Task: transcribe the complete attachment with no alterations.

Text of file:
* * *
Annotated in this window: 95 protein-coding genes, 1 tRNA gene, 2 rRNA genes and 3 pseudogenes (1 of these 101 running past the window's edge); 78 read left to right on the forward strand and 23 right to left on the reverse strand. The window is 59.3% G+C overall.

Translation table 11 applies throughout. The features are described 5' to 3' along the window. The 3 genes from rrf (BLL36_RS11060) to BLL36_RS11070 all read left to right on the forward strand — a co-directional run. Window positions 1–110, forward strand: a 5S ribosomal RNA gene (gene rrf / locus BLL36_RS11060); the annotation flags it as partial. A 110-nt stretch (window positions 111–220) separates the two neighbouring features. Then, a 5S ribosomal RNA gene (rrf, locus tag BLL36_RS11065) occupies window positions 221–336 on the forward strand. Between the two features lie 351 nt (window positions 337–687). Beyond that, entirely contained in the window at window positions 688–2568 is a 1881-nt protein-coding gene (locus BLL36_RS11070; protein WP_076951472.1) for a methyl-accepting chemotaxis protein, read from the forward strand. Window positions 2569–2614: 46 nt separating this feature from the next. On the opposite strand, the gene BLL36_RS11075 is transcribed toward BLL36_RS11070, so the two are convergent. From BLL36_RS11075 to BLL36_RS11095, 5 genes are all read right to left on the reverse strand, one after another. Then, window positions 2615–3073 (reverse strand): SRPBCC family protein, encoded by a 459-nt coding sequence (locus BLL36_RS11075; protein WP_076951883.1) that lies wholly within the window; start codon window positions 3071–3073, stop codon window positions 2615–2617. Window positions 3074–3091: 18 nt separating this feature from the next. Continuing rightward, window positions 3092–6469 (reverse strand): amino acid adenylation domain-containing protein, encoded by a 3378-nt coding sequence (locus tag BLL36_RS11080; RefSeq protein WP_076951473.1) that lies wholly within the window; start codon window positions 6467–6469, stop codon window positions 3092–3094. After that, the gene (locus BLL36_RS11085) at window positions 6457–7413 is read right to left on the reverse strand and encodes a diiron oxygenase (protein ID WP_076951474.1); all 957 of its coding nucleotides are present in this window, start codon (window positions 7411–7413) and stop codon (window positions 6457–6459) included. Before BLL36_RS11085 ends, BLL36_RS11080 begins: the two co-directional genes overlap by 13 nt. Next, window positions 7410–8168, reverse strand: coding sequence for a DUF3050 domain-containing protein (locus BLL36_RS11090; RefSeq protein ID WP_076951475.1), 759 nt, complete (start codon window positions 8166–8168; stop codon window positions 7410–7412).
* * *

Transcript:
Annotated in this window: 95 protein-coding genes, 1 tRNA gene, 2 rRNA genes and 3 pseudogenes (1 of these 101 running past the window's edge); 78 read left to right on the forward strand and 23 right to left on the reverse strand. The window is 59.3% G+C overall.

Translation table 11 applies throughout. The features are described 5' to 3' along the window. The 3 genes from rrf (BLL36_RS11060) to BLL36_RS11070 all read left to right on the forward strand — a co-directional run. Window positions 1–110, forward strand: a 5S ribosomal RNA gene (gene rrf / locus BLL36_RS11060); the annotation flags it as partial. A 110-nt stretch (window positions 111–220) separates the two neighbouring features. Then, a 5S ribosomal RNA gene (rrf, locus tag BLL36_RS11065) occupies window positions 221–336 on the forward strand. Between the two features lie 351 nt (window positions 337–687). Beyond that, entirely contained in the window at window positions 688–2568 is a 1881-nt protein-coding gene (locus BLL36_RS11070; protein WP_076951472.1) for a methyl-accepting chemotaxis protein, read from the forward strand. Window positions 2569–2614: 46 nt separating this feature from the next. On the opposite strand, the gene BLL36_RS11075 is transcribed toward BLL36_RS11070, so the two are convergent. From BLL36_RS11075 to BLL36_RS11095, 5 genes are all read right to left on the reverse strand, one after another. Then, window positions 2615–3073 (reverse strand): SRPBCC family protein, encoded by a 459-nt coding sequence (locus BLL36_RS11075; protein WP_076951883.1) that lies wholly within the window; start codon window positions 3071–3073, stop codon window positions 2615–2617. Window positions 3074–3091: 18 nt separating this feature from the next. Continuing rightward, window positions 3092–6469 (reverse strand): amino acid adenylation domain-containing protein, encoded by a 3378-nt coding sequence (locus tag BLL36_RS11080; RefSeq protein WP_076951473.1) that lies wholly within the window; start codon window positions 6467–6469, stop codon window positions 3092–3094. After that, the gene (locus BLL36_RS11085) at window positions 6457–7413 is read right to left on the reverse strand and encodes a diiron oxygenase (protein ID WP_076951474.1); all 957 of its coding nucleotides are present in this window, start codon (window positions 7411–7413) and stop codon (window positions 6457–6459) included. Before BLL36_RS11085 ends, BLL36_RS11080 begins: the two co-directional genes overlap by 13 nt. Next, window positions 7410–8168, reverse strand: coding sequence for a DUF3050 domain-containing protein (locus BLL36_RS11090; RefSeq protein ID WP_076951475.1), 759 nt, complete (start codon window positions 8166–8168; stop codon window positions 7410–7412).